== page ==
When people engage in illegal activity, they often try to hide it.
The mysterious Tenderloin Center, as it's known, includes a fenced-in patio obscured by tarps that blocks off part of a public square, across the street from a new Whole Foods. Here, with ineffective Swiss-cheese secrecy, the city has allowed addicts to use drugs while evading the truth publicly.
Media have been barred, despite repeated requests. Direct questions about whether guests were allowed to use drugs have received roundabout, wink-wink answers, with quick redirects to the bevy of other available services inside the adjoining building. Drugs? Let's talk housing!
That stonewalling broke Thursday, when journalists including myself were allowed inside, albeit when the center was closed and there wasn't much to see.
It was an overdue acknowledgement that the City by the Bay has gone rogue in its fight against a rising surge of overdose deaths — 38 in this neighborhood alone from January to April.
Though the furtiveness around the center led to mistrust and misinformation (and supercharged at least one political campaign based on a return to lock ’em up policies), it's long past time that California got serious about stopping overdose deaths — even if it means asking forgiveness rather than permission.
Good job, San Francisco — in courage if not candor.
Vitka Eisen, the chief executive of Healthright 360, a nonprofit that is in charge of the overdose prevention area, told me (nervously) that up to 200 people a day come to use illegal drugs they have brought with them, though no buying or selling is allowed. About two-thirds of those are smoking — largely fentanyl but also crystal meth and heroin — while the rest inject.
More than 100,000 people died of overdoses in the U.S. last year, nearly a 30% rise over the prior year. That's one person every five minutes who dies from a cause so simple to avoid it usually just requires a few squirts of the nasal medication Narcan, which Tenderloin Center workers carry and which is stacked around the facility for others to take and use on the street. So far, 92 overdoses have been reversed since the center opened in January. That's 92 not-dead people who survived another day of addiction to maybe, just possibly, start recovery tomorrow.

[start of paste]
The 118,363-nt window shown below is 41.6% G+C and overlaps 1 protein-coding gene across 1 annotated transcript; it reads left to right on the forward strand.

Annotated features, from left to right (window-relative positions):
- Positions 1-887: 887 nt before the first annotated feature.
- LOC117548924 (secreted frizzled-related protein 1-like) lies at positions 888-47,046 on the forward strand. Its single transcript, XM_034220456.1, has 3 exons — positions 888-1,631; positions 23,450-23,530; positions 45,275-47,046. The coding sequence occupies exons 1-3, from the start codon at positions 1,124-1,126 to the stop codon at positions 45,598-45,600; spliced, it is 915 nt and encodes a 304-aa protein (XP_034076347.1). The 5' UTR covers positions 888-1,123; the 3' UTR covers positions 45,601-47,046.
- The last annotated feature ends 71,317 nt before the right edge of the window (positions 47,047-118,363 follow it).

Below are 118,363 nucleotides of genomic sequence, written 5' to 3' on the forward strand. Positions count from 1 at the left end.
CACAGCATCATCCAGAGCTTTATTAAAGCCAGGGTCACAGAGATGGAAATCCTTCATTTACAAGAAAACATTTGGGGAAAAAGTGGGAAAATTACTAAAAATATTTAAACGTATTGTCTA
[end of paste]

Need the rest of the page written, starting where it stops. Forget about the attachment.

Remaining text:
The state Legislature is considering a bill that would legalize the San Francisco facility and allow Los Angeles and Oakland to open them as well. But the measure's fate is uncertain in an election year when tough-on-crime talk is popular and the discussion of government-sanctioned drug use is heated. The center has a become a ground zero in the debate over how we should handle addiction, with one conservative gubernatorial hopeful, Michael Shellenberger, allegedly going so far as to jump the fence.
Critics, including Shellenberger, call the center and the area around it an open air drug market that has added to the chaos of an already-troubled neighborhood. They also contend it amounts to addiction maintenance, effectively condoning use over abstinence.
I'll take the second part of that first.
Shaun "Chuky-G" McKnight was dope sick and desperate for fentanyl when I met him out front, before the center opened. Unable to enter, he smoked a lime-green nugget of fentanyl mixed with meth standing on the sidewalk. It smoldered down to a billowing burst of smoke that carried on the wind and hit me in the face.
"I don't like doing it out on the street in front of children," he told me, after the physical pain of withdrawal subsided and he could talk. "It gives them a bad impression that it's OK when it's not OK. It's not OK to do drugs."
He would rather be out of sight, he said. McKnight has been using fentanyl recently, but has been on drugs his "whole life," born with heroin in his system to a mom who gave him up at birth. McKnight, who is white, said he was adopted at 3 days old by a Black family in South-Central and was once a member of the Crenshaw Mafia Gang. Last year, he was run over by a recycling truck while passed out in a nearby alley, leaving a mean scar running down his leg.
He's an unabashed addict and he doesn't see himself quitting, though he'd like to. He's been in prison, so the "tough love" of incarceration didn't keep him clean. As I listened to his story, I couldn't help but wonder: Is it better to have him abuse drugs on the sidewalk or inside the center? You can call it addiction maintenance, but the street means an increased risk of death. Either way, he's going to keep using for the foreseeable future.
Which brings us to lawlessness of the neighborhood. Yes, the Tenderloin is chaos and those arriving at the center are chaotic.